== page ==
When the Green Bay Packers returned to work for the start of their offseason program in April, Mike McCarthy felt a bit like an overmatched substitute teacher in a class full of unruly high schoolers. With perfect attendance — all of the 63 players under contract at the time were present for the first day of workouts — the Packers coach struggled to get the room to settle down.
“You often judge how the team’s feeling — whether it’s after a game or on a first day — in the team meeting. And when Mike has to kind of quiet guys down, when it’s not just quiet right when he walks in, you know there’s a good energy in the room,” quarterback Aaron Rodgers says. “It’s fun. We’ve got a lot of new faces. We have some new players, new coaches, new responsibilities. Some people have moved on, and that’s the nature of the business. So it’s always fun to get back here and get re-acquainted with the guys, catch up on what they did in the offseason and start working together.”
Hope springs eternal for every team before the games start to count. But for a team that is now more than five years removed from its Super Bowl XLV title and is looking to bounce back from watching its last two seasons end in gut-wrenching fashion in back-to-back overtime playoff losses, the optimism is real — and with good reason. Pro Bowl wide receiver Jordy Nelson is back after missing all of last season with a torn ACL in his right knee; running back Eddie Lacy has shed the weight that slowed him last season; Rodgers’ offensive weaponry has expanded with the free-agent addition of tight end Jared Cook; and a defense that took a colossal step forward a year ago believes it can be championship caliber again.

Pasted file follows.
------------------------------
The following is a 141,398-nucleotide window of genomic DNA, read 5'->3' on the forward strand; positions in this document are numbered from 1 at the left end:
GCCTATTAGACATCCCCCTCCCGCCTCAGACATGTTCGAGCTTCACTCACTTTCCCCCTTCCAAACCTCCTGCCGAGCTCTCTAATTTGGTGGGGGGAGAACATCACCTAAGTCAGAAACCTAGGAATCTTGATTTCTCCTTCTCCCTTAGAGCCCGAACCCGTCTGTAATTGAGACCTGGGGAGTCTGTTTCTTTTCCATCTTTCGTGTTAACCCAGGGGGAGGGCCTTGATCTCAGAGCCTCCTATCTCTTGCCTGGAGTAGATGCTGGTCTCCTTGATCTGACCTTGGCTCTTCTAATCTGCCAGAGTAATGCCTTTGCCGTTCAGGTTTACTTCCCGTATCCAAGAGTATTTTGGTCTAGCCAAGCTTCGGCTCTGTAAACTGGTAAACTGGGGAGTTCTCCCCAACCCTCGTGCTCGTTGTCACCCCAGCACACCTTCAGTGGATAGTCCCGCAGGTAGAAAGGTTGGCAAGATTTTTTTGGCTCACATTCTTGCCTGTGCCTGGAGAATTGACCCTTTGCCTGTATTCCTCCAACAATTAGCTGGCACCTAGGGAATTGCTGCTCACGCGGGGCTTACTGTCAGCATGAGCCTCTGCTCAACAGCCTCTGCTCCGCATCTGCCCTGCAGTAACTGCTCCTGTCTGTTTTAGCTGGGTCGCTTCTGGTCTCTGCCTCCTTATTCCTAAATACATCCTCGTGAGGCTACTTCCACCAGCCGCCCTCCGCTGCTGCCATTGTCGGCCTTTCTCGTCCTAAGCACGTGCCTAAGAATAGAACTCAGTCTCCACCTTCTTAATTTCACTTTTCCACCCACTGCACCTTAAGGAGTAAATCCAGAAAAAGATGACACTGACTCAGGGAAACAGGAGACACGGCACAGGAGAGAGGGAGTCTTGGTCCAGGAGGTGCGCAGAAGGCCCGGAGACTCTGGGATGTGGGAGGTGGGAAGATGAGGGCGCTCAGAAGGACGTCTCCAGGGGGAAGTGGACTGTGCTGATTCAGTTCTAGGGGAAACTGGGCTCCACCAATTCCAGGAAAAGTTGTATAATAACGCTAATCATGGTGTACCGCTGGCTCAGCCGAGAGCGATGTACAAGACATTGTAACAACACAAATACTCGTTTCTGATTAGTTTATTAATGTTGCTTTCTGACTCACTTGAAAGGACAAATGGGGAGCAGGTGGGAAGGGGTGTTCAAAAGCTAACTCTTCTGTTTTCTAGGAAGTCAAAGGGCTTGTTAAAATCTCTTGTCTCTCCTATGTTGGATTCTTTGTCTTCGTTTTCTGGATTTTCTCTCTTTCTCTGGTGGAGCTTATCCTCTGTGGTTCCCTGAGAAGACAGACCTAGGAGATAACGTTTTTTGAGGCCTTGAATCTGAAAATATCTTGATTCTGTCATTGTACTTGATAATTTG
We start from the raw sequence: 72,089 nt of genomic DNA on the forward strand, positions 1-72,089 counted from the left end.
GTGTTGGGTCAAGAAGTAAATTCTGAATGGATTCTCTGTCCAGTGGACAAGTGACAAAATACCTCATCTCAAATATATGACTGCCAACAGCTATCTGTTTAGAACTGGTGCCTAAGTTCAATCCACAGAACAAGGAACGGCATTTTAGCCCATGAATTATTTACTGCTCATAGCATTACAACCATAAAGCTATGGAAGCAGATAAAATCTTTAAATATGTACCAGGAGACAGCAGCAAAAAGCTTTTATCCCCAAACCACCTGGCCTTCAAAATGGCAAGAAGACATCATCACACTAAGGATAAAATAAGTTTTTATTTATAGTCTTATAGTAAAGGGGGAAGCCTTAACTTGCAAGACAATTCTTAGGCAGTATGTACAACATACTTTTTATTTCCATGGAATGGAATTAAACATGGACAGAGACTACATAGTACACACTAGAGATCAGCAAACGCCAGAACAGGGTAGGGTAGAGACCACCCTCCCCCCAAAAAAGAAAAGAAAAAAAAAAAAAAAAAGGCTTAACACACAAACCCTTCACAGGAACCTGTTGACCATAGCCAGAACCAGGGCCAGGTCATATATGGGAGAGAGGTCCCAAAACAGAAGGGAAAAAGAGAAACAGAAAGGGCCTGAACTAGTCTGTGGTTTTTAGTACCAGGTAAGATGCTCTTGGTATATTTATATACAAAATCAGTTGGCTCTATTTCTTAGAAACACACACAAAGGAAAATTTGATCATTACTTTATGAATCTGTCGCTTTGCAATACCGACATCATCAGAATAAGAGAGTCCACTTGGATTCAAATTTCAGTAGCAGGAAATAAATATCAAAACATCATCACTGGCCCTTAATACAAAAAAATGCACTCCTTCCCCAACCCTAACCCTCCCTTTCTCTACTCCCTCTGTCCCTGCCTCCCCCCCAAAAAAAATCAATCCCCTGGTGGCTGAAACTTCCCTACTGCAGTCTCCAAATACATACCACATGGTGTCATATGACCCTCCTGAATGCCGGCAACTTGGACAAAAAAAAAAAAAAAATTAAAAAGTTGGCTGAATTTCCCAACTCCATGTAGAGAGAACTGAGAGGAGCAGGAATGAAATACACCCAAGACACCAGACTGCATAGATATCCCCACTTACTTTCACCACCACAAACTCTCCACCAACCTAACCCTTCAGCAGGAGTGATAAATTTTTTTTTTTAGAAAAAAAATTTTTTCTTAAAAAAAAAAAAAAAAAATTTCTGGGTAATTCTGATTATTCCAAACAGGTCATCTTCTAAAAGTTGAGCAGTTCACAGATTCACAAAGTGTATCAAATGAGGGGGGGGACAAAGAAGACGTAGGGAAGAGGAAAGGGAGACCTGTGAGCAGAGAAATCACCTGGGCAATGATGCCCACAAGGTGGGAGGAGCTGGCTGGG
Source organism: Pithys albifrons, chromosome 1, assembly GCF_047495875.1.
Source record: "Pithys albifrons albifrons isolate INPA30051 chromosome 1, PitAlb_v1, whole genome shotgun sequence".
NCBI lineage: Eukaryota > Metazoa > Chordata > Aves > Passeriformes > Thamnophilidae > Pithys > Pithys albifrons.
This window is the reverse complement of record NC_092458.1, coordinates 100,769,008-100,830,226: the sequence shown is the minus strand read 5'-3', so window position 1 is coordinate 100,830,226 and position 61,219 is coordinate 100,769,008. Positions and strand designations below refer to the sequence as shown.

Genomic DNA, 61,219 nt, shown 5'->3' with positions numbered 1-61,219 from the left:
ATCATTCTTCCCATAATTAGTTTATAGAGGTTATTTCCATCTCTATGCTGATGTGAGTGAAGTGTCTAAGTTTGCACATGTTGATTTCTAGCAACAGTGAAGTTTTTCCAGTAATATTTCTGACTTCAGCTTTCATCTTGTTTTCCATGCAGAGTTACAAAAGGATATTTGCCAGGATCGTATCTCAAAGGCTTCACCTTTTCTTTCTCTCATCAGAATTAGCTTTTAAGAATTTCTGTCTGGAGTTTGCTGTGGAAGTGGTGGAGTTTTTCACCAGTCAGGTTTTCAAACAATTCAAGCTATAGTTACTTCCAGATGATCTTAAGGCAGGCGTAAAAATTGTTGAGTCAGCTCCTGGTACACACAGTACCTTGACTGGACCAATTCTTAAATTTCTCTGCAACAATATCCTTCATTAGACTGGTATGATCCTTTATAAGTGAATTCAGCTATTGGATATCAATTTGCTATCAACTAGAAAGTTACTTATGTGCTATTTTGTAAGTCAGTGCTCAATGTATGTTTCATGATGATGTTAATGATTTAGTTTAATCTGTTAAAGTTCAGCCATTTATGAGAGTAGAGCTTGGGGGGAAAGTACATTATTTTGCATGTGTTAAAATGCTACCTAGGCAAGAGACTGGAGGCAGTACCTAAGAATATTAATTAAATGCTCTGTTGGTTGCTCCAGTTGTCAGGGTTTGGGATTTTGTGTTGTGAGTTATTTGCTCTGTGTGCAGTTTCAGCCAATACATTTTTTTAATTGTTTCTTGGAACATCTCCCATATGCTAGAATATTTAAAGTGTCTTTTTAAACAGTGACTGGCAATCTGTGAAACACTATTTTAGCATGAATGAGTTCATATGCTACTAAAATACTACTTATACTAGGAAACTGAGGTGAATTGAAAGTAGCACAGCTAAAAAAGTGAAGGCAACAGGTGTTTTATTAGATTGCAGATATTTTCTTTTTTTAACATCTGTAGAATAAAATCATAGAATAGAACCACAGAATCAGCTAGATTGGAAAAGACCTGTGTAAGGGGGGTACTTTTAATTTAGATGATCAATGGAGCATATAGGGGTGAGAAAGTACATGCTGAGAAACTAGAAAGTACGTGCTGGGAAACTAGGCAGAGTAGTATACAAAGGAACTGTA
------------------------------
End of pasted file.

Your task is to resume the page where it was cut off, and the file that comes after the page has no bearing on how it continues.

“I agree with Aaron. It’s a great vibe,” McCarthy said following the draft. “When you walked into the team meeting room there on [the first day], you would have thought we were preparing for a playoff game. It felt like they never left.”
While there are plenty of quarterbacks who’d happily take Rodgers’ numbers in 2015, it was a decidedly off year for him, as the NFL’s all-time leader in quarterback rating recorded the lowest of his time as a starter (92.7). Though he still threw 31 touchdown passes and only eight interceptions, the offense struggled without Nelson, and no one missed him more than Rodgers, his BFF and airport car-pooling partner before road games. Whereas he and Nelson, who set a franchise record for receiving yards (1,519) in 2014, had developed an ESP-like on-field connection, Rodgers lacked that with his other young receivers.
Randall Cobb, the team’s No. 2 receiver, should also benefit from Nelson’s return, having seen his production plummet in the first year of a four-year, $40 million deal. Cobbs’ receptions went down by only 12 (91 to 79), but his yardage totals dropped by 458 (to 829) and his touchdowns were halved (12 to six). Third-year receiver Davante Adams was a disappointment when he was promoted into the starting lineup after Nelson’s injury, and he’ll be expected to bounce back in a big way with less pressure on him. Youngsters Ty Montgomery, Jared Abbrederis and Jeff Janis must prove themselves to Rodgers and earn more playing time. Cook gives Rodgers an athletic vertical receiving threat at tight end, something Richard Rodgers, who has great hands but does very little after the catch, hasn’t provided.